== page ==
Review : Damon Albarn - Dr Dee
PitchforkThere was a very specific moment in Damon Albarn's career when he decided to think of England for a living. The year was 1992, and Blur were touring the U.S. in support of their underperforming debut, Leisure, a relatively tepid guitar-pop record of vague lyrics and the occasional explosive hook. Missing his homeland and repulsed by the self-serious, omnipresent grunge sound, he returned to England two months later with the intention of making music that was proudly, flagrantly British. It proved to be a good look for the band: with the release of their next two albums, the solid Modern Life is Rubbish in 1993 and the sparkling Parklife in 1994, Blur transformed their image from late-era Madchester tag-alongs to pop's most incisive inquisitors of the British way of life. This was in great part thanks to Albarn's character-driven lyrics: Rubbish's no-name 20th-Century Boy and 20th-Century Girl and Parklife's Tracy Jacks (a sad sack civil servant who cracks one Tuesday morning and bulldozes his own house) warned of what could happen without the promise of tomorrows, the thrill of spontaneity, and a belief in a rather optimistic strain of anarchy it was not off base to call magic.
Two decades later, Albarn is exploring the idea of Britshness through a character and a form that's decidedly less modern. A departure from his most recent work with Gorillaz and the afro-inspired Rocket Juice & the Moon, Dr Dee is the stately, melancholy soundtrack to the opera Albarn wrote for theater director Rufus Norris. Dr Dee had a brief preliminary run in Manchester last year and will run again during the Cultural Olympiad this summer, but in the meantime Albarn-- never one for a second of downtime-- holed up with the BBC Philharmonic Orchestra and recorded the tracks for what's being nominally presented as a solo album....full text
GuardianAny casual fans wondering what that Gorillaz singer Damon Albarn has been up to since the graphic outfit split last year will probably not find this album the most germane of listens. When you stick the Dr Dee CD into your computer, iTunes laughably categorises it as indie rock. It really isn't.
First staged at Manchester's international festival last year, Dr Dee is an operatic work that revisits John Dee, a renaissance man of the Elizabethan era. His expertise in mathematics and astronomy earned him the ear of Elizabeth I, but his thirst for occult knowledge led to his downfall. A more evolved version of the opera is due this summer, as part of the Cultural Olympiad.
This is also Albarn's first solo album proper (not counting the demo collection, Democrazy, from 2003), and Dr Dee finds the occasional Blur singer at his most heterogeneous: refracting folk and early church music through the African influences he has been steeped in since 2002's Mali Music. The album opens with running water, Devonian birdsong and an organ-heavy track called "The Golden Dawn", a reference to the magickal society probably best known to rock fans as the playground of Aleister Crowley.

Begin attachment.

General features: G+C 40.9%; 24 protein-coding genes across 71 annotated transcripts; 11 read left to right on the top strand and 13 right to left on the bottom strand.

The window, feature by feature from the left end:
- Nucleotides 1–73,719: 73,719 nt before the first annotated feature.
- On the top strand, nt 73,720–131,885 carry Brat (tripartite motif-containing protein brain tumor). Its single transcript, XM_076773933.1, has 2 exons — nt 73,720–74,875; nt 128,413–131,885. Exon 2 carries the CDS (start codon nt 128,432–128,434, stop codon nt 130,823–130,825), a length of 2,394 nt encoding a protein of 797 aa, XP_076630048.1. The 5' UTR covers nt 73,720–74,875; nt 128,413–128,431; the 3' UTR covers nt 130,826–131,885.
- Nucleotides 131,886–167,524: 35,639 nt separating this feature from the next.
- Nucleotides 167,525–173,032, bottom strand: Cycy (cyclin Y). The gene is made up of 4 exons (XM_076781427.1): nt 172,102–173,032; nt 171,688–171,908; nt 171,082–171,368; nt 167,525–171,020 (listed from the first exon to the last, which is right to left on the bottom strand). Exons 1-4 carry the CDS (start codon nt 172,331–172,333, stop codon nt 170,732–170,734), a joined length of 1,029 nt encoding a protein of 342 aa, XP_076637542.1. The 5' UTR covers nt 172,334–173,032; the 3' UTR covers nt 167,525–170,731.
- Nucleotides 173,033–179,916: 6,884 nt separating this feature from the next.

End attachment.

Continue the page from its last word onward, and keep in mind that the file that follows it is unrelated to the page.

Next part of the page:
A series of these ancient-modern polyphonic stylings alternate with more overtly operatic tracks. Of these, "Temptation Comes in the Afternoon" requires perhaps the biggest leap of faith from Albarn's core audience – too big, some will wail, scrabbling for their Parklife CD. But fans whose tastes have been emboldened by Albarn's forays away from the mainstream – such as his recent Afrobeat album with Rocket Juice & the Moon – will find much to engage them here.
The biggest draw comes in the folk-leaning songs. Beginning with "Apple Carts" and concluding with "The Dancing King" there is an Albarn solo album of sorts here, hidden among the stern runes. Erupting from the 16th century into the 21st, "The Marvelous Dream" is a polemic that opens with the fly-past in honour of Kate'n'Wills, before considering "alcohol, the holiday and the drug and bass drum"....full text
Thequietus"Tell me, Master Kelley, what shall become of me? Shall the name of Doctor Dee live on in everlasting glory, or in perfidious infamy?"
"In my scrying, sire, I see many things; a far flung age, where Good Queen Bess sits still upon the throne of England - yet 'tis not our own fair queen at all, and she rules, it seems, in name only. For the land is be-devilled, sire, by a foul pestilence; an upstart minister of two faces, of which one be called Clegge, the lesser of the two; and the other a wretch named Cameron, who hath assumed a power most heinous, and doth trample roughly o'er Britannia's greatest treasures..."...full text
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